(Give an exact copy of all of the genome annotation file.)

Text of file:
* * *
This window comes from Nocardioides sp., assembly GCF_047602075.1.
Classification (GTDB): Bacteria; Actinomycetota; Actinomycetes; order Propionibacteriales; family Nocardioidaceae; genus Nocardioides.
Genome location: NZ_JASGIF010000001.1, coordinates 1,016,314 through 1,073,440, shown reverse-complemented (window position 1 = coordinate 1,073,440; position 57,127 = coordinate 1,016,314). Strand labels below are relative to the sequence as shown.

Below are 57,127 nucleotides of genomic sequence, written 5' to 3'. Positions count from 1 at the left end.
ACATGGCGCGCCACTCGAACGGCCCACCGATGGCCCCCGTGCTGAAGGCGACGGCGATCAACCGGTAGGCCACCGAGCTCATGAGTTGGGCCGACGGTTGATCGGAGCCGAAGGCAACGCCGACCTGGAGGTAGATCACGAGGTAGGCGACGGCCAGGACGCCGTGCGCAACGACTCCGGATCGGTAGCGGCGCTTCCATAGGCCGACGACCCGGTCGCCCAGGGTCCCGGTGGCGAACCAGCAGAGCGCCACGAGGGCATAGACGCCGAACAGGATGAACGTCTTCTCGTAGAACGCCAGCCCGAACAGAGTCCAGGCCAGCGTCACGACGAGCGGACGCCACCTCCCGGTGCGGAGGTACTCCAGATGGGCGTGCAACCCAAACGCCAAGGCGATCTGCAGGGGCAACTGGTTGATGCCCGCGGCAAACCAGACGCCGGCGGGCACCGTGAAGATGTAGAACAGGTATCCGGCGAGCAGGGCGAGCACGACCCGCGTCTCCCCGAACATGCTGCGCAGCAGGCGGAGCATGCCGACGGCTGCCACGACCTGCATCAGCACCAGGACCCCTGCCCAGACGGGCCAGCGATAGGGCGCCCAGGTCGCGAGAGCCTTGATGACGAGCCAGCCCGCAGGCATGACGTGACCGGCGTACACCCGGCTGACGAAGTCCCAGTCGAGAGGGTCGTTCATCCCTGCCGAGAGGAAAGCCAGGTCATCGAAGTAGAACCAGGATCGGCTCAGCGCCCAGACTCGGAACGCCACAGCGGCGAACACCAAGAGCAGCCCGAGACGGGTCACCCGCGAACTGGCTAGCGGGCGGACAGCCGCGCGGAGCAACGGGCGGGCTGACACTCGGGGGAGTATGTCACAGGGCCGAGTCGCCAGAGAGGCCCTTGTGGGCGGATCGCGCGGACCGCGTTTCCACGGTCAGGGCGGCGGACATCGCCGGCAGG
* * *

This window comes from Nocardioides sp., assembly GCF_047602075.1.
Classification (GTDB): Bacteria; Actinomycetota; Actinomycetes; order Propionibacteriales; family Nocardioidaceae; genus Nocardioides.
Genome location: NZ_JASGIF010000001.1, coordinates 1,016,314 through 1,073,440, shown reverse-complemented (window position 1 = coordinate 1,073,440; position 57,127 = coordinate 1,016,314). Strand labels below are relative to the sequence as shown.

Below are 57,127 nucleotides of genomic sequence, written 5' to 3'. Positions count from 1 at the left end.
ACATGGCGCGCCACTCGAACGGCCCACCGATGGCCCCCGTGCTGAAGGCGACGGCGATCAACCGGTAGGCCACCGAGCTCATGAGTTGGGCCGACGGTTGATCGGAGCCGAAGGCAACGCCGACCTGGAGGTAGATCACGAGGTAGGCGACGGCCAGGACGCCGTGCGCAACGACTCCGGATCGGTAGCGGCGCTTCCATAGGCCGACGACCCGGTCGCCCAGGGTCCCGGTGGCGAACCAGCAGAGCGCCACGAGGGCATAGACGCCGAACAGGATGAACGTCTTCTCGTAGAACGCCAGCCCGAACAGAGTCCAGGCCAGCGTCACGACGAGCGGACGCCACCTCCCGGTGCGGAGGTACTCCAGATGGGCGTGCAACCCAAACGCCAAGGCGATCTGCAGGGGCAACTGGTTGATGCCCGCGGCAAACCAGACGCCGGCGGGCACCGTGAAGATGTAGAACAGGTATCCGGCGAGCAGGGCGAGCACGACCCGCGTCTCCCCGAACATGCTGCGCAGCAGGCGGAGCATGCCGACGGCTGCCACGACCTGCATCAGCACCAGGACCCCTGCCCAGACGGGCCAGCGATAGGGCGCCCAGGTCGCGAGAGCCTTGATGACGAGCCAGCCCGCAGGCATGACGTGACCGGCGTACACCCGGCTGACGAAGTCCCAGTCGAGAGGGTCGTTCATCCCTGCCGAGAGGAAAGCCAGGTCATCGAAGTAGAACCAGGATCGGCTCAGCGCCCAGACTCGGAACGCCACAGCGGCGAACACCAAGAGCAGCCCGAGACGGGTCACCCGCGAACTGGCTAGCGGGCGGACAGCCGCGCGGAGCAACGGGCGGGCTGACACTCGGGGGAGTATGTCACAGGGCCGAGTCGCCAGAGAGGCCCTTGTGGGCGGATCGCGCGGACCGCGTTTCCACGGTCAGGGCGGCGGACATCGCCGGCAGG